What’s wrong with this picture? Ok, technically nothing is wrong with it. It’s a photo of my Ford Raptor XLT. But is it complete? Not quite.**
The bed of the truck is exposed, and that means that unless I’m hauling a motorcycle, there is no reason to have it in that condition because I can’t load the back of the rig with “stuff” and keep it secure. “Stuff” loosely defined is everything from flashlights, sleeping bags and tools to recovery gear.
I settled on the Diamondback as the solution best suiting my needs. I’ve had it for over a month now and still love it, so I decided to give the company a plug.
The deck is “hard” with four cleats that can be used to tie-down. This particular model is rated to hold 400 lbs. on top of the deck. There is a utility to being able to open either side selectively to load “stuff” i.e. cargo.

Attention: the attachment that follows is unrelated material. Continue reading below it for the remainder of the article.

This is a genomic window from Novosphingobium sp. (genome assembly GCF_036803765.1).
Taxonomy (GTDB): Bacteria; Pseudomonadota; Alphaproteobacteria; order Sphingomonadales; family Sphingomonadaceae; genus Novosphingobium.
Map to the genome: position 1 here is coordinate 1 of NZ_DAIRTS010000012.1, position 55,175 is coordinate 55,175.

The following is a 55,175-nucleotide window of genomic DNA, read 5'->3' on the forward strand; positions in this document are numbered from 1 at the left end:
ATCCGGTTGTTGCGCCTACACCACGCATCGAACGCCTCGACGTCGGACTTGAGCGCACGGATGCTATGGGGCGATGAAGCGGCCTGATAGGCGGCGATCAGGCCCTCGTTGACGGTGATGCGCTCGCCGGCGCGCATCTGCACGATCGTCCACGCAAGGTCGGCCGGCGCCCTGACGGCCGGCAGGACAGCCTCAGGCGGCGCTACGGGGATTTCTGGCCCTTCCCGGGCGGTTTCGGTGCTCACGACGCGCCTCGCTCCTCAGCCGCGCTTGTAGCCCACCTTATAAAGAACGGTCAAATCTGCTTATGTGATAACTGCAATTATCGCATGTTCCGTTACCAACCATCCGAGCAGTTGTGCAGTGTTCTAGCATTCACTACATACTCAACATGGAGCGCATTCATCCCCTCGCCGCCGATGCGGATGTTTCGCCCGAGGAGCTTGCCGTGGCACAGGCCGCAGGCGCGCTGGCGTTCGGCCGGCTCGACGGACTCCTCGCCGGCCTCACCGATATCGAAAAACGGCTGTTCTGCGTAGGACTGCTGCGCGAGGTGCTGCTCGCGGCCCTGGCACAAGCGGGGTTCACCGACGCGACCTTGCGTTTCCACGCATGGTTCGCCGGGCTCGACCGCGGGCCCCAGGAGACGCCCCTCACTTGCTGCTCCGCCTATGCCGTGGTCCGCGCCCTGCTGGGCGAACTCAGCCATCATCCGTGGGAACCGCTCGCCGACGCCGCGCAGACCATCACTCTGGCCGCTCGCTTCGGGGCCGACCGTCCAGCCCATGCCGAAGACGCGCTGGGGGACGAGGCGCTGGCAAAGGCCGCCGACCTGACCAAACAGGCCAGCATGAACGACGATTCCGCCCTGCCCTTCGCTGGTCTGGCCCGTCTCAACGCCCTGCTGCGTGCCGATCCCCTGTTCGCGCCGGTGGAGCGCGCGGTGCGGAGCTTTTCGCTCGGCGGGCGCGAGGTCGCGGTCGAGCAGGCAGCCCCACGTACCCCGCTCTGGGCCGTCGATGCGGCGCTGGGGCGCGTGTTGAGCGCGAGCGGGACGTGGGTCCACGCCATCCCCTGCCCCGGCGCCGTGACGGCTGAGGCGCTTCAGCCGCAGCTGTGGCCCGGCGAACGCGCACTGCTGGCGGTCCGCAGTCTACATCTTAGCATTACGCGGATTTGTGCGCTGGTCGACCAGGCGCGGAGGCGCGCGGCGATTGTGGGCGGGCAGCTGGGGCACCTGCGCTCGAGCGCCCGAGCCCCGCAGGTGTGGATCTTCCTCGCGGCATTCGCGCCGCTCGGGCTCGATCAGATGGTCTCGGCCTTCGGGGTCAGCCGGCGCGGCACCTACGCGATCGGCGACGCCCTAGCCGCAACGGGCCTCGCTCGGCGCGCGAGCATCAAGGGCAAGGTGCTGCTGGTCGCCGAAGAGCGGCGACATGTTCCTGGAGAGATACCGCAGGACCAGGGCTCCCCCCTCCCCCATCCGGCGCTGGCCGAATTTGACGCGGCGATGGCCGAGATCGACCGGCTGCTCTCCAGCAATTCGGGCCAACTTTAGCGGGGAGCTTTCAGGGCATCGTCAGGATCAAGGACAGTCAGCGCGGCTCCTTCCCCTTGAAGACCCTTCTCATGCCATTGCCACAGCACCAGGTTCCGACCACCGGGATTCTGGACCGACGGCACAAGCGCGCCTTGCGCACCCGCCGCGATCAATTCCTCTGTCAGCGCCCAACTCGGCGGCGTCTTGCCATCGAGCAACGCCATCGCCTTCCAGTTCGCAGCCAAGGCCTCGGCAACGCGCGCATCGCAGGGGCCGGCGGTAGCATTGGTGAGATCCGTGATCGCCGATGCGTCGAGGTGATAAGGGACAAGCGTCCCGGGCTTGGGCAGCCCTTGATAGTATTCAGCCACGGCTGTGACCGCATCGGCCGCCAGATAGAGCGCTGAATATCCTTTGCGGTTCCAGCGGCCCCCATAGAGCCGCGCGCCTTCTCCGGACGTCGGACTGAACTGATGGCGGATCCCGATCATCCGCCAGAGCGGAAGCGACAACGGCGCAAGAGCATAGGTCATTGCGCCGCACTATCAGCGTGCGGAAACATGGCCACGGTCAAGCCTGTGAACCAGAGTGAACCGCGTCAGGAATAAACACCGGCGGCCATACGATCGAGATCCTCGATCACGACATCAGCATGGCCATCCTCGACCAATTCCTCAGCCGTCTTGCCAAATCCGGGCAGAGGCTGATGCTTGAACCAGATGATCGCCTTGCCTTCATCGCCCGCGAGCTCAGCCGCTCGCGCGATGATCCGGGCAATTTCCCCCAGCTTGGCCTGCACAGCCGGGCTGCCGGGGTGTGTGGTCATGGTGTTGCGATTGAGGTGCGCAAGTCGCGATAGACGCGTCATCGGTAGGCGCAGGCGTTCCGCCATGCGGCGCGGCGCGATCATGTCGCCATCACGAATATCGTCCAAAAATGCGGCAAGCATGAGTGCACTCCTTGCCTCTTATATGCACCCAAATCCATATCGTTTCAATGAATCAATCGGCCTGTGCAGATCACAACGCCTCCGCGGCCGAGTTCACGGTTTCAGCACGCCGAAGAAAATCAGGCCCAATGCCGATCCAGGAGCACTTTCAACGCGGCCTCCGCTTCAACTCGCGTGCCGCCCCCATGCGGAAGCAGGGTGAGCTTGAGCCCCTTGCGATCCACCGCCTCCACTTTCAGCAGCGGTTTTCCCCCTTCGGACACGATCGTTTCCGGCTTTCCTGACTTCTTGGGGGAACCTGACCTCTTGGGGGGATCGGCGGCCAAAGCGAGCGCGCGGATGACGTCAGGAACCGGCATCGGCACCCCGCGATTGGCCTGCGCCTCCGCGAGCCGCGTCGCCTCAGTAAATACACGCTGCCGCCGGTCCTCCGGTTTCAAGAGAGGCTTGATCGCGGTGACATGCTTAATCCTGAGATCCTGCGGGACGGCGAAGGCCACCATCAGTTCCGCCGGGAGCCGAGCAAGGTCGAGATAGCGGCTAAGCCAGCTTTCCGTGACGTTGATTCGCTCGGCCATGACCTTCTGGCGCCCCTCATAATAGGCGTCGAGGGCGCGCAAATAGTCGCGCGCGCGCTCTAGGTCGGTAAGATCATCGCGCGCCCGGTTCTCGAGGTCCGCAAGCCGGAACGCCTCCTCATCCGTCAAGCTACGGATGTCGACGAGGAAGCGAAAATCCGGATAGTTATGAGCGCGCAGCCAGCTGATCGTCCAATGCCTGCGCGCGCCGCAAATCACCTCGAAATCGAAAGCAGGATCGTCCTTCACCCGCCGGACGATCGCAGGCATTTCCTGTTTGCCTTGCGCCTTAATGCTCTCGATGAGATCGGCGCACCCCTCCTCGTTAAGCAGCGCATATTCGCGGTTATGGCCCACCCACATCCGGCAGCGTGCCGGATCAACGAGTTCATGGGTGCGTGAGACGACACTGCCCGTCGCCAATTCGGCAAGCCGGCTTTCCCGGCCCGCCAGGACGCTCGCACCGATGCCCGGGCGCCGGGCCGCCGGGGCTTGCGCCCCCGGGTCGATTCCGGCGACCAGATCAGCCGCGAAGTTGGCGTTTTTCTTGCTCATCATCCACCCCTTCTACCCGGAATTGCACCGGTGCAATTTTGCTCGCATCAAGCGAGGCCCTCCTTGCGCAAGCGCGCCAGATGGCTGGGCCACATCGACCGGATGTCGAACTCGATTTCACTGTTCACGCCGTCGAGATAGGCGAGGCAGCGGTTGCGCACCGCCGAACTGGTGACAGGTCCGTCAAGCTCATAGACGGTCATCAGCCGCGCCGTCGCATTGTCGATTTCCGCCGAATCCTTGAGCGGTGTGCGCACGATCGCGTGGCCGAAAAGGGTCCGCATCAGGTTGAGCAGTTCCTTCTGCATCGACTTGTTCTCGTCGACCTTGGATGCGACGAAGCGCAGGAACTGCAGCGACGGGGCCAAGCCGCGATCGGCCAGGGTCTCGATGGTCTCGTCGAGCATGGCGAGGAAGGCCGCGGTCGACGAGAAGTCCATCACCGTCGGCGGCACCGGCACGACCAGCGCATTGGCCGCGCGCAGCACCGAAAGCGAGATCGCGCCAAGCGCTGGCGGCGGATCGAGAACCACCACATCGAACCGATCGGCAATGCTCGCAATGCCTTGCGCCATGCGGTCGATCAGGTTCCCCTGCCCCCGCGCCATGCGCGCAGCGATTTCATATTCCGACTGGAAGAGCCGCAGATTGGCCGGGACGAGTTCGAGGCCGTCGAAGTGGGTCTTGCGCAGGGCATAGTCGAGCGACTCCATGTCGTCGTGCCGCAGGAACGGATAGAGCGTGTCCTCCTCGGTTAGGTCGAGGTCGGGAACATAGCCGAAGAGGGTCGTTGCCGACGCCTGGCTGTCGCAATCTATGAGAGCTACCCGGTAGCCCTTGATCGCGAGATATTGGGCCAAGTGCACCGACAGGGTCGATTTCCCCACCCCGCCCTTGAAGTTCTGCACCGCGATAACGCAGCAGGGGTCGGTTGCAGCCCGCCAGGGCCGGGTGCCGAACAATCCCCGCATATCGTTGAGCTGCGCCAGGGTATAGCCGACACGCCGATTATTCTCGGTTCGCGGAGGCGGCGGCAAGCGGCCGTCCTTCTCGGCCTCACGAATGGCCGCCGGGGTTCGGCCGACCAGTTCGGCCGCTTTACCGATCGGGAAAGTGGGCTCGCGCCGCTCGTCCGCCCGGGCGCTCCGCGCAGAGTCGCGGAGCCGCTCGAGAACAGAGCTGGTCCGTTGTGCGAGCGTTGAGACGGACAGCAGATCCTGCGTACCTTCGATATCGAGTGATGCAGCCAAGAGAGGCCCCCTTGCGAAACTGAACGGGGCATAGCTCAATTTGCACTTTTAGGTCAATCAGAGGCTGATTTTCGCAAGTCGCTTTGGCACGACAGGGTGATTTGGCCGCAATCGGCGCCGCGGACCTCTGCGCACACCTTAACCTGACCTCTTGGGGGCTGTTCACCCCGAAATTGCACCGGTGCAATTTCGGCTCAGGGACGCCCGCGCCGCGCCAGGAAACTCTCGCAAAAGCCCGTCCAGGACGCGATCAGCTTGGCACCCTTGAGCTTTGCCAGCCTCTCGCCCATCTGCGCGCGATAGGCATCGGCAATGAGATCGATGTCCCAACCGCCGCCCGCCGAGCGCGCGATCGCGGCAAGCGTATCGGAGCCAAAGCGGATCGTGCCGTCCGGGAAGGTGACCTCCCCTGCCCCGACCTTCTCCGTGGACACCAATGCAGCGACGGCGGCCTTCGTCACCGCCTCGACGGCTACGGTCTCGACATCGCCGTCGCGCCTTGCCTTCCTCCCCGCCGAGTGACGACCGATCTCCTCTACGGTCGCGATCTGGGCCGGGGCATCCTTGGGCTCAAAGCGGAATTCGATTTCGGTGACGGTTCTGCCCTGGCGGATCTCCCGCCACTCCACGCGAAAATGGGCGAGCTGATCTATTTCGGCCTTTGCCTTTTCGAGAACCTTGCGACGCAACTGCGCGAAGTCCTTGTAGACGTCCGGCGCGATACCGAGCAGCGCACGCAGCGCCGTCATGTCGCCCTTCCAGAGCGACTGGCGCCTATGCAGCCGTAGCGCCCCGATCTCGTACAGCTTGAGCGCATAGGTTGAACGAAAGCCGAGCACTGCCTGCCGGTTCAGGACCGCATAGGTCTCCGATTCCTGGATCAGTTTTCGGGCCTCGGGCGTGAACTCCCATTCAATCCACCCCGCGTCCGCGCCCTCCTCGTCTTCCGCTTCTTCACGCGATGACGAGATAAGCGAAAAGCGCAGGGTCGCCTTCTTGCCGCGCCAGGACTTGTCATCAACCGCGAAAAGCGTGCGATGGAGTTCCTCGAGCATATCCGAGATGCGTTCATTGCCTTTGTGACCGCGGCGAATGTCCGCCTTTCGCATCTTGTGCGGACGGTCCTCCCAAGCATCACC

I configured the front hatch to open to a bay inside (stainless steel) that organizes bits and pieces of snatch straps, 550 cord, socket sets, wrenches, canteens, MRE’s, spare ammunition, etc. Med kit is in the truck under the rear seat.
The back hatch is utilized for bulk cargo. You can just see the ‘bed extenders’ folded up against the bulkheads on the side of the truck bed. They fold out to form a barrier around the extended tail gate so that I can put the motorcycle back there and keep the whole thing in the truck bed and secure.
The Diamondback comes off in about 10 minutes with minimal labor. Because it’s in two segments, it stores easily in the garage and is not too heavy.
** There are a number of minor modifications that will be added to the trick truck but today I’m just focusing on the latest one.